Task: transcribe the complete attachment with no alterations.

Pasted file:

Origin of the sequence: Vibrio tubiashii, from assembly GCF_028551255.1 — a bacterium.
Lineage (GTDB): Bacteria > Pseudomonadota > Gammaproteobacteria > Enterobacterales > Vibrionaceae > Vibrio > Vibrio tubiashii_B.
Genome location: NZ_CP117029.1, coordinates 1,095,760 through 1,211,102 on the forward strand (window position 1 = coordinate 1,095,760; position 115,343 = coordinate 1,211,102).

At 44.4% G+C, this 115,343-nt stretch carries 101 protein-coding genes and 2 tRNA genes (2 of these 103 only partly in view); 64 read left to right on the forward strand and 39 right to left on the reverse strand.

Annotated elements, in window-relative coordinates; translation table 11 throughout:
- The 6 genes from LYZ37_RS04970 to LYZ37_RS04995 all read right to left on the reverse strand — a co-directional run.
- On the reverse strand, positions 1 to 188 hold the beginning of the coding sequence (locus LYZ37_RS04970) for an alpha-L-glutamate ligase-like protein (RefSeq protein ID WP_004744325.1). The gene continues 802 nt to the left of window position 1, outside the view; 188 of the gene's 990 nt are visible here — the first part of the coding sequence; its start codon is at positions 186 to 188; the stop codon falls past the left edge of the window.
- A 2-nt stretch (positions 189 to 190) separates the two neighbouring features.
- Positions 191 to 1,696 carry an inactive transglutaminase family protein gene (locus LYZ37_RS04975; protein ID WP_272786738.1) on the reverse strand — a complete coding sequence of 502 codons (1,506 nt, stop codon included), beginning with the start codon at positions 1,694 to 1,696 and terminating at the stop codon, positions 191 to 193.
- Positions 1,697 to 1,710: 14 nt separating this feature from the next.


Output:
Origin of the sequence: Vibrio tubiashii, from assembly GCF_028551255.1 — a bacterium.
Lineage (GTDB): Bacteria > Pseudomonadota > Gammaproteobacteria > Enterobacterales > Vibrionaceae > Vibrio > Vibrio tubiashii_B.
Genome location: NZ_CP117029.1, coordinates 1,095,760 through 1,211,102 on the forward strand (window position 1 = coordinate 1,095,760; position 115,343 = coordinate 1,211,102).

At 44.4% G+C, this 115,343-nt stretch carries 101 protein-coding genes and 2 tRNA genes (2 of these 103 only partly in view); 64 read left to right on the forward strand and 39 right to left on the reverse strand.

Annotated elements, in window-relative coordinates; translation table 11 throughout:
- The 6 genes from LYZ37_RS04970 to LYZ37_RS04995 all read right to left on the reverse strand — a co-directional run.
- On the reverse strand, positions 1 to 188 hold the beginning of the coding sequence (locus LYZ37_RS04970) for an alpha-L-glutamate ligase-like protein (RefSeq protein ID WP_004744325.1). The gene continues 802 nt to the left of window position 1, outside the view; 188 of the gene's 990 nt are visible here — the first part of the coding sequence; its start codon is at positions 186 to 188; the stop codon falls past the left edge of the window.
- A 2-nt stretch (positions 189 to 190) separates the two neighbouring features.
- Positions 191 to 1,696 carry an inactive transglutaminase family protein gene (locus LYZ37_RS04975; protein ID WP_272786738.1) on the reverse strand — a complete coding sequence of 502 codons (1,506 nt, stop codon included), beginning with the start codon at positions 1,694 to 1,696 and terminating at the stop codon, positions 191 to 193.
- Positions 1,697 to 1,710: 14 nt separating this feature from the next.